Despite strides in maternal medicine, premature birth remains a vexing problem for obstetricians worldwide. But an analysis of medical records from almost 3 million pregnant women in California1 suggests that a surprisingly simple intervention — better sleep — might help to address the issue.
Researchers found that women who had been diagnosed with insomnia or sleep apnoea were about twice as likely as women without sleep disorders to deliver their babies more than six weeks early.
“It seems obvious, but strangely this study has not been done before,” says Laura Jelliffe-Pawlowski, an epidemiologist at the University of California, San Francisco (UCSF), and an author of the research, which was published on 8 August in the journal Obstetrics and Gynecology1. “Seeing this relationship is important because we are just starved for interventions that can make a difference.”
Public-health experts say that better treatment for pregnant women with serious sleep disorders could save babies' lives, and do so with approaches that avoid the use of medication. Every year, 15 million babies worldwide are born prematurely — more than three weeks before the typical full-term pregnancy of 40 weeks. These children have less time to develop in the womb, and 1.1 million will die from birth-related complications. Many others are left with hearing impairment, learning disabilities, cerebral palsy and other health issues.
The new study is part of the UCSF Preterm Birth Initiative, an ambitious US$100-million effort to study prematurity, focusing on California and East Africa. The researchers working on the effort plan to mine large quantities of historical data, ensuring that any findings are statistically significant. They hope to use these findings to identify medical and social interventions that could reduce preterm births, and test them in trials of pregnant women.The programme is funded by the Bill and Melinda Gates Foundation and philanthropists Lynne and Marc Benioff.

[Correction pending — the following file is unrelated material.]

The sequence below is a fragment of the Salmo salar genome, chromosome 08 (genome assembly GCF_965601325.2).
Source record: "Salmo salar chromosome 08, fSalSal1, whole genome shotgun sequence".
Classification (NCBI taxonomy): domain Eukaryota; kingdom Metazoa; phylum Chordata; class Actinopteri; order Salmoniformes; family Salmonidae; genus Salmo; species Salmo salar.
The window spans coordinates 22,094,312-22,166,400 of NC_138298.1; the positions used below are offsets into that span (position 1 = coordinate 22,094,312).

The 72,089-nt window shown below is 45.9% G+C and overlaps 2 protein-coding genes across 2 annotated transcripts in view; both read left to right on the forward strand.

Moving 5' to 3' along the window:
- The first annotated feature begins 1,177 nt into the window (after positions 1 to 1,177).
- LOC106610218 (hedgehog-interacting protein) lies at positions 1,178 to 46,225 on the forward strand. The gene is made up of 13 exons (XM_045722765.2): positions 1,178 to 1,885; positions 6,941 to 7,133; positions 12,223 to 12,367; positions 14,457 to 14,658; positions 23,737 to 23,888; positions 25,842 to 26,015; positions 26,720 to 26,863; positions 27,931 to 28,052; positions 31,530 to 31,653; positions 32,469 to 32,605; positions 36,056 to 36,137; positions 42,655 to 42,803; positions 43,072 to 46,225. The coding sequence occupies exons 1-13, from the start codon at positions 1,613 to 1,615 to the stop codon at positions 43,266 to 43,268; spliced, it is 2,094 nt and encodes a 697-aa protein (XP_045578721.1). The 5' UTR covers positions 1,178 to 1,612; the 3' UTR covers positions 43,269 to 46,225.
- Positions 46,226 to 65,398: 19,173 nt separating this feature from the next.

Forty winks for forty weeks
Jennifer Felder, a postdoctoral researcher in clinical psychology at UCSF who led the study, says that she had been troubled by the lack of research on sleep and pregnancy. Because pregnant women often have some difficulty sleeping, she suspects that doctors and researchers had not thought to examine the consequences of sleep disorders more closely.
Felder and her colleagues acquired the records of almost three million births that took place in California between 2007 and 2012, which were scrubbed of identifying information but linked to hospital-discharge papers from the women who had given birth. Each record contained a medical history of the mother and notes taken throughout her pregnancy and baby's delivery. Doctors had diagnosed about 2,300 of the women with a sleep disorder during their pregnancy. Insomnia and sleep apnoea were the main problems, although narcolepsy, excessive sleepiness and restless leg syndrome were also seen.
Insomnia, the researchers found, increased a woman's risk of preterm birth by 30%, while sleep apnoea increased the risk by 40%. Sleep disorders also increased the risk of very premature births: 5.3% of women with sleep issues delivered their babies at less than 34 weeks' pregnancy, compared to 2.9% for women without such a diagnosis.
Felder says that a lack of sleep is unlikely to be a direct cause of early births. But it could trigger other processes, such as inflammation, that eventually result in prematurity. A 2010 review of studies linked premature birth to the presence of the inflammatory proteins C-reactive protein and interleukin-6, in amniotic fluid2. To explore the idea, the UCSF initiative will soon begin to examine immune-system proteins in pregnant women using blood stored in a repository associated with California’s department of public health. The scientists will compare samples with an attention to premature birth and insomnia.
And in the meantime, sleep troubles in expectant mothers can alert doctors to potential danger. “I counsel women on how to have the best pregnancy outcome,” says Louis Muglia, the director of the Center for Prevention of Preterm Birth at Cincinnati Children’s Hospital Medical Center in Ohio. “Now I might start asking, 'do you get a good night’s sleep?'.”
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